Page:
MAGPIE TALE: White Wash
When visitors came to Elvin Corners during the winter and remarked how quaint it looked, Taryn Stockbridge, wife of the town moderator would snarl, "God's whitewashing. It will cover up the secrets for the season, but they'll all come out in the thaw."
Elvin Corners was a village filled with many secrets, some darker than others. Little Ralphie Dunagin was a good example. He may have looked harmless as his German Shepherd pulled his sled, but if his parents ever found those magazines he stole from behind the counter at the Rexall Drug, it would be a different story. And even worse, he had taken to cutting out the most graphic images of the female form from the magazine, pasting them on construction paper and writing notes on the order. "Hi, my name is Lulu. You may not remember that night in Hartford last June since you were so drunk. I thought this candid picture might help you remember. Leave me $100 in unmarked bills on the second to bottom shelf of the Poli-Sci stacks at the Westside Carnegie Library or I'll spill the beans to your wife and boss. No monkey business, mister. Just the dough."
Ralphie had bought himself two top of the line Schwinns before he finished fourth grade, and his parents even bought the fib that he had earned all the money from his paper route.
Then there was Herschel Hershberger. Everyone said there couldn't be a nicer guy in Elvin Corners than "Hersh", the night time and weekend pharmacist at the Rexall. Most folks in town were really cheap and hated to go to the doctor. On top of that, no one wanted to drive the 40 miles into Lowell to the nearest emergency room. So unless you had a severed hand or stroke, you went to see "Hersh" when anything came up. Always sporting a smile and free advice, he gained the reputation of being the philosophical pharmacist. He was also the most eligible bachelor in town, and the various war widows and spinsters wondered how this one got away. He always sat in the back of the Rialto and the boldest women would whisper "Maybe he doesn't like girls."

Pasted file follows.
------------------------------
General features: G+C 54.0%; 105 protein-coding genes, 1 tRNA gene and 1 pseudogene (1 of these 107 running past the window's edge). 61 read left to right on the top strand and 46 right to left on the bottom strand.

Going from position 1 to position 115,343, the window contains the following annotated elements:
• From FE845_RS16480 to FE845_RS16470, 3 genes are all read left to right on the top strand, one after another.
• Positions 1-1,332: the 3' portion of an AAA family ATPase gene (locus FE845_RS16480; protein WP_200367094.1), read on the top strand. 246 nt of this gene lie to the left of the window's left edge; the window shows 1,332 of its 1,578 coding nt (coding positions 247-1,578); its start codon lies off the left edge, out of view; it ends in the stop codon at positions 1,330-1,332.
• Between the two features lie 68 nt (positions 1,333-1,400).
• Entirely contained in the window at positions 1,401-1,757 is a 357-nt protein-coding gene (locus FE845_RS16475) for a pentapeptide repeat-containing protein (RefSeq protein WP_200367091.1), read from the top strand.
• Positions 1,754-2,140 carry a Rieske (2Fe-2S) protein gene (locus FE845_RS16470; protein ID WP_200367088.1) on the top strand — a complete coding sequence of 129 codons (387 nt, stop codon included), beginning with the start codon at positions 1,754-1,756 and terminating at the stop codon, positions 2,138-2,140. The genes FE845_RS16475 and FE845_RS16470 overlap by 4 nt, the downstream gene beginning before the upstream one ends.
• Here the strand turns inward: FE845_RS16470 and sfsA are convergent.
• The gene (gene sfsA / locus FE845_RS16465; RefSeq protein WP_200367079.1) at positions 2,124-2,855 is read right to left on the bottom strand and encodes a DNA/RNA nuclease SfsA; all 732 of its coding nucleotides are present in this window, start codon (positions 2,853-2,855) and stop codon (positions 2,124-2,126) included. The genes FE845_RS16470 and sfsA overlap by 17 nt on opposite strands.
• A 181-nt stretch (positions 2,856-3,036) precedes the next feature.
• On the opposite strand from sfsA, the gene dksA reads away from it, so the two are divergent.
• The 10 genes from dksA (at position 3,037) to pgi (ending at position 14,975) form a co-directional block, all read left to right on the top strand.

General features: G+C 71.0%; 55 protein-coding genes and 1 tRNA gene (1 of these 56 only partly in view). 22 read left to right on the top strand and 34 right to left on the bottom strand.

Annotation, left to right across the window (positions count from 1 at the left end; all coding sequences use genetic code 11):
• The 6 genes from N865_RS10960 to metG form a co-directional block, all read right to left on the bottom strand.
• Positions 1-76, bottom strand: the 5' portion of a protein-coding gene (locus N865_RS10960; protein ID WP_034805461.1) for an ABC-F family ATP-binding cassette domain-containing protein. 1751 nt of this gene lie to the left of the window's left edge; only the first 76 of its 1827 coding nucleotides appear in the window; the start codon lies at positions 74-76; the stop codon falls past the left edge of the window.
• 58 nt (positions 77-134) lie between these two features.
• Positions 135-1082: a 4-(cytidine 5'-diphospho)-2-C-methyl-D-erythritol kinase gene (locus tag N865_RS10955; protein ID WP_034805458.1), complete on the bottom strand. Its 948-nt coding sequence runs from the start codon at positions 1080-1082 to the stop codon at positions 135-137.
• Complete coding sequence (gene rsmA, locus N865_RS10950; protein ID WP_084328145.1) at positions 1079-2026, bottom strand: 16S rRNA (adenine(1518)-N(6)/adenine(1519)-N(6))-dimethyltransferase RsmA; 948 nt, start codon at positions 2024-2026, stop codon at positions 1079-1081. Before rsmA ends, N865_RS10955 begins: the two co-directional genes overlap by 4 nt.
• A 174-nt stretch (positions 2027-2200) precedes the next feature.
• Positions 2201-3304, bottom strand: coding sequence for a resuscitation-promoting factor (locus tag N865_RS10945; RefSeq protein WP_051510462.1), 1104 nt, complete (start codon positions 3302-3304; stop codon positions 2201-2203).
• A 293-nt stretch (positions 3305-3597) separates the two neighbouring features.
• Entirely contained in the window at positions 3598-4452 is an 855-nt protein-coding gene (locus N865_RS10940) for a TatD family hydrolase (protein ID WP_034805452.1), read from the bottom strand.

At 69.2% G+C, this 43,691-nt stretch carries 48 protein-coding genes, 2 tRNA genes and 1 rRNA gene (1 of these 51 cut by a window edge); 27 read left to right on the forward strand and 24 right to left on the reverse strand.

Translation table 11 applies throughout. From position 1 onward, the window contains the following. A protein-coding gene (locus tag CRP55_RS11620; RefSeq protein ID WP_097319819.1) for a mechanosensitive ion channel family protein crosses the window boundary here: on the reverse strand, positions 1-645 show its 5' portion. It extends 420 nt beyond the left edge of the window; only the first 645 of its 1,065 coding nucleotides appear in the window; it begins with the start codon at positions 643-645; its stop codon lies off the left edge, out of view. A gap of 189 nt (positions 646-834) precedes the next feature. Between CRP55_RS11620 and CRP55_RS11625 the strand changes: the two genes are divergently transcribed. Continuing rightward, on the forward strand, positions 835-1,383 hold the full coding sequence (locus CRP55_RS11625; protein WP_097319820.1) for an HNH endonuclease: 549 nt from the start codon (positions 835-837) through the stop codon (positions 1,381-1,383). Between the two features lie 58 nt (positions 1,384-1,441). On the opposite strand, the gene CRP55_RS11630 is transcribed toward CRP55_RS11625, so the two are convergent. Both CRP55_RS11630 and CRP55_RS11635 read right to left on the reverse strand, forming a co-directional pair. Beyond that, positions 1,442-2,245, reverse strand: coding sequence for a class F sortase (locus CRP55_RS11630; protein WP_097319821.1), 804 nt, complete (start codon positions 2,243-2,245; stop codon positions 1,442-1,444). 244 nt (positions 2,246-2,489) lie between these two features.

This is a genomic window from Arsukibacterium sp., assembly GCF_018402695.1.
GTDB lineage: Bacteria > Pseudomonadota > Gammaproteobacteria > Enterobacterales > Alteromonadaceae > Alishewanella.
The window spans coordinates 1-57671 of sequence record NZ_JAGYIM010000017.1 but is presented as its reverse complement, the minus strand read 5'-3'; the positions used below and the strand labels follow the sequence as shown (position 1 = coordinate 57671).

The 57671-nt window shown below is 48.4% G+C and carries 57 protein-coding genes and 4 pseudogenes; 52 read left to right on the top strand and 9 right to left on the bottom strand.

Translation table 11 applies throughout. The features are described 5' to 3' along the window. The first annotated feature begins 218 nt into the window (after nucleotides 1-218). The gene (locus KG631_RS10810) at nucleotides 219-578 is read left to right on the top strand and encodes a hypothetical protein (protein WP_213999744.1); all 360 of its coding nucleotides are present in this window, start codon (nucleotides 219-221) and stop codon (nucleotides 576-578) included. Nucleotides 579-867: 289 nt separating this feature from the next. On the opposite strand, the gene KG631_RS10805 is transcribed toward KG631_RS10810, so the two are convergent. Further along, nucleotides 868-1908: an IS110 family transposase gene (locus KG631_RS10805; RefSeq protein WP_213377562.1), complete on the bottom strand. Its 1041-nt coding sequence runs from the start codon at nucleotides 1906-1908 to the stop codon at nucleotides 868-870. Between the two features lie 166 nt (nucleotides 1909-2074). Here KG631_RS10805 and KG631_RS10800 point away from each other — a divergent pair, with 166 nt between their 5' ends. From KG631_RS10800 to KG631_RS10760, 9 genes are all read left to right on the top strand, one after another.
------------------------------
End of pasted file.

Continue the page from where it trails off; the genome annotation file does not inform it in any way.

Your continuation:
He didn't like girls, alright, and he didn't like boys or sick babies or whining old biddies. When business was slow, he'd write on his pad "I'm sick and tired of the sick and tired. I'm sick and tired of the sick and tired...."
It was Thanksgiving Day 1949 when he set his plan into motion. Angry about working on a holiday and having to hear so many stories about sore throats and joints, he swapped Mrs. Greenwood's heart pills with Mr. Norton's malaria prevention pills. Week by week, he continued his plan, most people not noticing that they now had a small oblong pill instead of a small round pill. Strange ailments started popping up. A third of the elderly population died in the spring of 1950, a perfectly warm flu free spring. When Clara Erville, only 28 years old, had a stroke at her daughter's first communion, the police started to piece the trail back to "Hersh" and the Rexall. He got wind of the cops heading his way and skipped town before sundown.
Word has it that he turned up working at a health clinic with German missionaries in Sierra Leone. That may have helped him turn his life around. He always hated the New England winters.